Rather,  a physical blow to the powerful tear of memory.

(Is this just the in-between time?  The days when you have gone into the world and we are all adventuring? Will other days inhabit time with other life and visions?)

Satisfaction and fulfilment.  Clarity: my existence has a meaning when your existence is such perfection.  Perhaps, not truly generosity. Perhaps only covetous love celebrates dispensing someone else’s need…

Tears,behind the eyes, closed throat perceive the absence of the little hand.

Clatter of a shopping cart and the moment fades.

The store chills.  Evening recedes.  I  purchase and resume my solitary journey home.

 

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window on the world

2013-10-03 06.05.40

That portal, appraising a refuge from that insistent insomnia which followed the  uncommon and lingering cold of that Pennsylvania winter, made too dark by death and distance and recurrent themes of global iniquity, offered succor and satisfaction.

That sanctuary improbably contains entire unseen worlds: icy rivers, fragrant fields, ancient towers; long-lost seasons, war battered villagers, sun-kissed nordic children; human depravity; graceful forgiveness; unconditional love.

MHZ Woldwide , MHZ Networks Worldwide.or might easily become an addiction.

U.S. television never tantalized in this way.  The “comedy,” too mean, or cheap, or base, rarely spawns a smile.  The fantastical or blood-drenched drama fails to engage.

Is the “small screen”  in truth a magnifier of  larger culture?

I see in most US made television too omnipresent toilet humor and flesh bared for the sake of it.  No longer, if ever it was,  art or narrative, or even excitement, but seeming  as a naughty child announcing his own defiant and dubious accomplishment. Rarely does the screen reflect the economic truth that is our life and will be our videographic legacy.  Rather, fabulous images permeate: pristine interiors; not  a single unwashed dish awaits the harried mother on her return from work.  Poverty, so rarely seen, is never seen true: one can never see the broken glass  in the subway or the detritus in the alley or the smells of urine, blood, rotted food and sex  emanating from the darkened halls of the tenement where the brave and perfectly coiffed FBI agent with his shiny gun snakes through with such grit and virile vigor.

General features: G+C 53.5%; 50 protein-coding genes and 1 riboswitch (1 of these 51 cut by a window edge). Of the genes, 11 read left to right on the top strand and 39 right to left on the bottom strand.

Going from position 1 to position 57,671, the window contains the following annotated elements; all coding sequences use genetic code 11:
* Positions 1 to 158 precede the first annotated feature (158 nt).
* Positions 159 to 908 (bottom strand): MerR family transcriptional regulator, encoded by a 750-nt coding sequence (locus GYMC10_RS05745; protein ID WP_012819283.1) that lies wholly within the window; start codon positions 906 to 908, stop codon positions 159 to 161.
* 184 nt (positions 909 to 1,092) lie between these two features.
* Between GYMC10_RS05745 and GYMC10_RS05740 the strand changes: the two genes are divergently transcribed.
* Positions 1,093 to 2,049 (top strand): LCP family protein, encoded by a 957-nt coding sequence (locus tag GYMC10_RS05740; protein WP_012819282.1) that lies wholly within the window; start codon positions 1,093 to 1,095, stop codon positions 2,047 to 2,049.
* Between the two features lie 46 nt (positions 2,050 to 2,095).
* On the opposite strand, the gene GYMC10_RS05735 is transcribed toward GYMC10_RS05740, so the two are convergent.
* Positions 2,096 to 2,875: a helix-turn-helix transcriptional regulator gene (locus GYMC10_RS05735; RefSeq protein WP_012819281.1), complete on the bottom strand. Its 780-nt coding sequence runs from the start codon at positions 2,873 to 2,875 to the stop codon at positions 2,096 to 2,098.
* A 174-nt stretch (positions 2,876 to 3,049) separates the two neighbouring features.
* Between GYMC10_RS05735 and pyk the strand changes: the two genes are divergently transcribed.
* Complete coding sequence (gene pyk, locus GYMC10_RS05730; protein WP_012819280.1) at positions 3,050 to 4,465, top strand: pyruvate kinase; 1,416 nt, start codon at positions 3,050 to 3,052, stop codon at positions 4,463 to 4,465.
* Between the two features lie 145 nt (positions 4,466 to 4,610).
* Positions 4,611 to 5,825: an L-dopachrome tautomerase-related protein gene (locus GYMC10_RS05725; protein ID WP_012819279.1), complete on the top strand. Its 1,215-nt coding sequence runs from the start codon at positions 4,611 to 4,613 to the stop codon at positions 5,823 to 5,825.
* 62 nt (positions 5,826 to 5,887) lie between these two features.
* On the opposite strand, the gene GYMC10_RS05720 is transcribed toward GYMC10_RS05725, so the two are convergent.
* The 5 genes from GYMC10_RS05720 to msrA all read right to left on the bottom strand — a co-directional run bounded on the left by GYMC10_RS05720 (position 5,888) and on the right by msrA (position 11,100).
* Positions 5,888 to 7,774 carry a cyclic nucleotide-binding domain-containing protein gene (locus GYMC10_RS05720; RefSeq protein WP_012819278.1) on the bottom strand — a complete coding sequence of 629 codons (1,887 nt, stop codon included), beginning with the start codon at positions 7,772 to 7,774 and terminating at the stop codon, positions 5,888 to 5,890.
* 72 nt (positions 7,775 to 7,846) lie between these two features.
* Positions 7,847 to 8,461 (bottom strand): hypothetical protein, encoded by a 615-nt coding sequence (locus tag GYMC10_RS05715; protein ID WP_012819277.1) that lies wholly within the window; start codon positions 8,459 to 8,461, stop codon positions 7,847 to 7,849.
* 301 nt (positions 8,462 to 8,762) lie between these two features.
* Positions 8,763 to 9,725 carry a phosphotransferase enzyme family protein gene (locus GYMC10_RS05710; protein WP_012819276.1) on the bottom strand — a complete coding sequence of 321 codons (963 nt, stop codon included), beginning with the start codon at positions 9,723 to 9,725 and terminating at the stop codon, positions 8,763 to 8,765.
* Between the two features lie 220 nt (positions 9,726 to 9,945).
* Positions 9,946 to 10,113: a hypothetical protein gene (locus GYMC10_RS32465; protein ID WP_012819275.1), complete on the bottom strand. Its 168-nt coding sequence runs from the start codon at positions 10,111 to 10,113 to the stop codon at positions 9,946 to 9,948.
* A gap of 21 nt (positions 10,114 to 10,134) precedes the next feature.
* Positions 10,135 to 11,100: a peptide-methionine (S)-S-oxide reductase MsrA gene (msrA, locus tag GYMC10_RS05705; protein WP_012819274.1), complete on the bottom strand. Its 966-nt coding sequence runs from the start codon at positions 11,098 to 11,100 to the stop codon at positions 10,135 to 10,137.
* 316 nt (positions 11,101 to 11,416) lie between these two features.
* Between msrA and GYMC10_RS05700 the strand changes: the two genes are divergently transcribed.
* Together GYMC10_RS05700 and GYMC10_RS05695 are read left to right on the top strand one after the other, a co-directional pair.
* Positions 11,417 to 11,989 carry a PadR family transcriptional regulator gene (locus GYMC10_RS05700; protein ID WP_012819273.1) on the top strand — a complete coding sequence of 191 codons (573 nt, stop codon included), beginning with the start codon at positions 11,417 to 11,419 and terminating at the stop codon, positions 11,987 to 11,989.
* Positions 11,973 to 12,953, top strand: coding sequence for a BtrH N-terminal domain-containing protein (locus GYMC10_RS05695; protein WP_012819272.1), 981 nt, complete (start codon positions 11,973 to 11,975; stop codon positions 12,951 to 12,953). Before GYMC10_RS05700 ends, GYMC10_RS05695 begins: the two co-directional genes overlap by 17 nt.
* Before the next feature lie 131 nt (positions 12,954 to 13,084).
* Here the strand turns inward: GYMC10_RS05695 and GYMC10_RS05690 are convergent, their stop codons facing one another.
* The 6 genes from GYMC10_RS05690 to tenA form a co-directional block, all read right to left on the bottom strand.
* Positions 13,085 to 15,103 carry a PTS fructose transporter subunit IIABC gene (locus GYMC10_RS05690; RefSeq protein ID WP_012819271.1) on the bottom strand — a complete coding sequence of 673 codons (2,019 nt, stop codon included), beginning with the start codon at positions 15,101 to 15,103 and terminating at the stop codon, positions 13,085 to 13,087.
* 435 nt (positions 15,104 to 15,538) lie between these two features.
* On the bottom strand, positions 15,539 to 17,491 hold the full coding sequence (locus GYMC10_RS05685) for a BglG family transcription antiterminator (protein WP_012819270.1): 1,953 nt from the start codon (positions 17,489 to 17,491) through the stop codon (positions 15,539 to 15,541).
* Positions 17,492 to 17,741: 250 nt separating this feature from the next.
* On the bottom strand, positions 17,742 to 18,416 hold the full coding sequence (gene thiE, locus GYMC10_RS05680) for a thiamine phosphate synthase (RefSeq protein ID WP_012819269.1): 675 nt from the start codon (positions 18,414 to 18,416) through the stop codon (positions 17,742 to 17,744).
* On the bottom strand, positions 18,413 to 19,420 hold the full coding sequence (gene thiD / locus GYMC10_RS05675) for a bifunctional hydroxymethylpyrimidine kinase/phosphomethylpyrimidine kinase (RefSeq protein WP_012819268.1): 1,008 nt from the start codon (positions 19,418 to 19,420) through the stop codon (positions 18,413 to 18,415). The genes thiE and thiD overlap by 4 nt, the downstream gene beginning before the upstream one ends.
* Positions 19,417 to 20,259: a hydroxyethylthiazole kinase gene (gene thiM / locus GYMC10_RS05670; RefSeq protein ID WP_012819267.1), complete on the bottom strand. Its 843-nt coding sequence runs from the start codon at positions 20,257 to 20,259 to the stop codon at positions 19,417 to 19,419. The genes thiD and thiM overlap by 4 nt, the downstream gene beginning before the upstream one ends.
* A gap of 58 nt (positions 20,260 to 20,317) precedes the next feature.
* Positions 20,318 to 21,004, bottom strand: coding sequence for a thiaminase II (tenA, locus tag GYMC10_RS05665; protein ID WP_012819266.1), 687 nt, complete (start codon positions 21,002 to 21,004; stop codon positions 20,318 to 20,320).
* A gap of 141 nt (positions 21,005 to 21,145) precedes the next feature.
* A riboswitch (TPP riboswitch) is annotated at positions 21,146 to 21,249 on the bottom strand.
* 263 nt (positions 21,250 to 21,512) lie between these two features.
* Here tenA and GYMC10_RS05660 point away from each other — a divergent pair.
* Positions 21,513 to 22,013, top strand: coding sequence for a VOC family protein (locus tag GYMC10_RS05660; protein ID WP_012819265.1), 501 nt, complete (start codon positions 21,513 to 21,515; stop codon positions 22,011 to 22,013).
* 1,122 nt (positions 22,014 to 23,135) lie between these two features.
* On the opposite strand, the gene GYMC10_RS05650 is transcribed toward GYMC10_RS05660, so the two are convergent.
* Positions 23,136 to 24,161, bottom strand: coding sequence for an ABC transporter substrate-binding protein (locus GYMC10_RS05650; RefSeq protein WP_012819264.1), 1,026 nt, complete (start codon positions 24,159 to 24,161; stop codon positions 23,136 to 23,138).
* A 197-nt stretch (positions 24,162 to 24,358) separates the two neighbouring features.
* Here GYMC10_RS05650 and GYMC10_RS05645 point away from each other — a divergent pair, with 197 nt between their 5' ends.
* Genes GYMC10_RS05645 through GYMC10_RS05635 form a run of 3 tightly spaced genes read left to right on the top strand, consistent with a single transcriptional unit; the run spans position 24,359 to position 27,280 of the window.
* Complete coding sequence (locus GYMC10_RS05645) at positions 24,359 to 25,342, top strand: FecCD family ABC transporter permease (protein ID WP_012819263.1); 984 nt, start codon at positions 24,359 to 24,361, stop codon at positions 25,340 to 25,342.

Too much physical beauty: the highest of the high-end of  runway fashions painted onto idealized forms of starving actors who exhibit bodies turned out by gyms or film editing tricks to emphasise the muscles on anorexic female forms.  Anachronistic:  emphasize the female form in costume above historical accuracy.  Inappropriate: what matter if no lawyer, doctor would truly wear such fashion in the hum drum halls of her profession? Product placement:  Whether cable or subscription or the network: the means to market to the masses(the car, computer or refrigerator in the scene) must never be forsaken!

Sex and violence.  Violent sex. Cannibalism and cult criminality.  Such themes sell, apparently.  Heterosexual, the predominant cultural fantasy but increasingly same-sex relationships are scripted into shows, much as “racial quotas” are often witnessed.  The marketing of violence and male sexual fantasy is the persistent  “sell.” Infrequent now, tenderness on the small screen.  Rather, sexual encounters as violently “passionate” encounters, virtual rape fantasies.  Not that the small screen lacks for the portrayal of actual rape encounters; whole series dedicated to sex crimes.